The impact of human activities on a selection of lakes in Tanzania

December 28, 2011, Norwegian School of Veterinary Science

An increase in human activity is posing a threat to natural aquatic ecosystems in Tanzania and contributing to environmental damage and ecological changes. Doctoral research carried out by Hezron Emmanuel Nonga shows that agriculture and livestock farming leads to eutrophication in lakes and the proliferation of cyanobacteria which produce microcystins. New information about microcystins and other mycotoxins in Tanzanian lakes is useful for appraising the risk linked to drinking water and edible fish, which in turn affects the health of both humans and animals.

In Tanzania, there are many and varied wetland areas and aquatic ecosystems which are productive but also vulnerable. Hezron Emmanual Nonga's doctoral research project has studied how human activities affect ecosystems in and has also examined the incidence of , the production of microcystins and the possible effects of these toxins on wild species.

The study was carried out on three alkaline (high pH) lakes (of which lake Manyara was the most important) in the north of Tanzania. In addition, similar experiments were conducted in the fresh-water in the Northwest of the country.

Sociological, cross-sectional studies were conducted in order to ascertain what effects human activities have had on the wetlands and ecosystems around the lakes. The results of these studies show that non-sustainable human activities contributed significantly to the detected in the selected lakes in Tanzania.

In addition, Nonga carried out field and over a period of time in order to determine physical and chemical parameters, the incidence of phytoplankton, concentrations of different microcystins and microcystin-producing bacteria in the lakes. This research has resulted in new data which will be useful for appraising the risk of the lakes as sources of and edible fish.

Pathological examinations of dwarf flamingos (Phoeniconaias minor Geoffroy) at Lake Manyara revealed a high concentration of microcystins in the birds' liver, which may be one of the reasons for the observed mass death of these birds. However, further studies are needed in order to confirm whether microcystins are to blame for this increase in mortality.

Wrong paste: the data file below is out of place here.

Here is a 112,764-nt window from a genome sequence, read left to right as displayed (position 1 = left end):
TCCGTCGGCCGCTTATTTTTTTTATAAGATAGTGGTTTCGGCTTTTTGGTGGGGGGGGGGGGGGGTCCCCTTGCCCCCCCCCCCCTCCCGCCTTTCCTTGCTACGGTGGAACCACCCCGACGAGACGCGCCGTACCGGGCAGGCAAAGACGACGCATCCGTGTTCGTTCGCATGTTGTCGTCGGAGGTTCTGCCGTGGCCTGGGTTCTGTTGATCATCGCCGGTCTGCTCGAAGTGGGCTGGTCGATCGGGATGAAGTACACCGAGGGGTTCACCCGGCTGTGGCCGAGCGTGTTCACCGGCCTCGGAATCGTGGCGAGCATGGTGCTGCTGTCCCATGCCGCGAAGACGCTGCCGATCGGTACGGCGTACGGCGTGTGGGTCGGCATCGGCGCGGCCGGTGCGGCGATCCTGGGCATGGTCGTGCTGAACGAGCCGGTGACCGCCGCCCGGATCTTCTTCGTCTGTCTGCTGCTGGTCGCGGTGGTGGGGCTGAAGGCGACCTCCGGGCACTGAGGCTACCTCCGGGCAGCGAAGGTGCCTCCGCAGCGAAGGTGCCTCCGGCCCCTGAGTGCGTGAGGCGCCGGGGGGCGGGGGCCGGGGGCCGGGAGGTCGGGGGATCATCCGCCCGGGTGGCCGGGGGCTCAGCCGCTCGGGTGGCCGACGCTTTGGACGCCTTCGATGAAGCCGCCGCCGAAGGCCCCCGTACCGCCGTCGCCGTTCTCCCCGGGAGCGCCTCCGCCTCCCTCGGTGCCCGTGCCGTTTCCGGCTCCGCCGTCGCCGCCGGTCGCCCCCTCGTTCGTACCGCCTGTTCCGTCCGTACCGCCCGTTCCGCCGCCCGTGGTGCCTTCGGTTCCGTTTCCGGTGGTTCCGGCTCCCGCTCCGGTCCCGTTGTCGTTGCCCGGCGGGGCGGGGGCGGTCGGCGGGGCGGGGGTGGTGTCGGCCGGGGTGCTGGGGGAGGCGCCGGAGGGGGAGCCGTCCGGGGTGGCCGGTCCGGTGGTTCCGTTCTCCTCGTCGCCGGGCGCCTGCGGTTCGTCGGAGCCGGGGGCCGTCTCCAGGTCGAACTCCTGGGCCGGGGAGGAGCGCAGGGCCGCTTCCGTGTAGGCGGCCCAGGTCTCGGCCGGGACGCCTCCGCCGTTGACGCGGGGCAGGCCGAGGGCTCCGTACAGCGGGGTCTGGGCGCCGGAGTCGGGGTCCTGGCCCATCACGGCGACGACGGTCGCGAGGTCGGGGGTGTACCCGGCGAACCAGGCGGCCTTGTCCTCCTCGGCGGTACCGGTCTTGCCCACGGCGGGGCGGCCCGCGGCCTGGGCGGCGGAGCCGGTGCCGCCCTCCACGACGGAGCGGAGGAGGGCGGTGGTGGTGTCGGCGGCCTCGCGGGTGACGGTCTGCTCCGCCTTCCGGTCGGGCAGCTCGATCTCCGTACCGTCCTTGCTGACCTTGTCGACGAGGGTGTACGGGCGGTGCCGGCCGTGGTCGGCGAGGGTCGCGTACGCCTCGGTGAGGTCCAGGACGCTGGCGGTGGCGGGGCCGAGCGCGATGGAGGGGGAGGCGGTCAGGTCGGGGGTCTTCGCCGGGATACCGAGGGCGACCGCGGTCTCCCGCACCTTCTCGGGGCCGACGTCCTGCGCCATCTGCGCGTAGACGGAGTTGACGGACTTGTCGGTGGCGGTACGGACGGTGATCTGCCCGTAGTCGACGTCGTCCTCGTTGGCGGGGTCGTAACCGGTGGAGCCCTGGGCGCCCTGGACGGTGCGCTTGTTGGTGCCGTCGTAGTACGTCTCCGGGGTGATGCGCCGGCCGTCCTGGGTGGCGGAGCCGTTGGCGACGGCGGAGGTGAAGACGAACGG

The sociological study showed that Lake Manyara and the surrounding wetlands are valuable resources for local communities but that exploitation is too intensive. The main source of income for people living near the lake is from agriculture and livestock, and these are currently far from sustainable. Limited access to expertise, easily available pesticides and lack of knowledge about the latter has led to the uncontrolled spread of chemicals, with hitherto unknown consequences for the environment. Soil erosion and the frequent drying-out of Lake Manyara and rivers in the area have moreover led to a lack of water and high animal mortality.

In order to protect the resources of these wetland areas, human activities must be better controlled and a more sustainable exploitation of land and water resources introduced. It is necessary to make the farmers aware of the importance of environment-friendly agriculture and train them in the use of pesticides and pest control.

Nonga's doctoral research was carried out in Tanzania and at The Norwegian School of Veterinary Science in Norway.

Explore further: If the water looks and smells bad, it may be toxic

More information: Hezron Emmanuel Nonga defended his doctoral thesis on 19th December 2011 at The Norwegian School of Veterinary Science. His thesis is entitled: "Impact of human activities in selected lake ecosystems in Tanzania and occurrence of microcystins and potential microcystin-producing cyanobacteria”.

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1 / 5 (6) Dec 28, 2011
The impact of human activities . . .

. . . On the environment have been exaggerated

Government-funded scientists manipulated data for decades that showed a single supernova gave birth to the Solar System and Earth's heat source is a pulsar.

This paper in press shows experimental observations that have been hidden, ignored or manipulated since 1971:

Two weeks ago NASA announced that it is giving $1.4 million to Washington University to see if silicon carbide (SiC) grains in meteorites formed directly from supernova debris.

That is an intriguing development: Measurements made on SiC grains at Washington University already showed the grains formed directly from a supernova explosion and resembled "fall-out" grains collected after nuclear explosions here on Earth:


Happy New Year !
Oliver K. Manuel
1 / 5 (6) Dec 28, 2011
If you want to know more about the scientist who showed "fall-out" debris from a supernova produced the Solar System, see his autobiography here:

Or listen to the History Channel report on Japan's Atomic Bomb project.

1 / 5 (6) Dec 28, 2011
Here's a link to discussion among some of those who watched the documentary in 2005:


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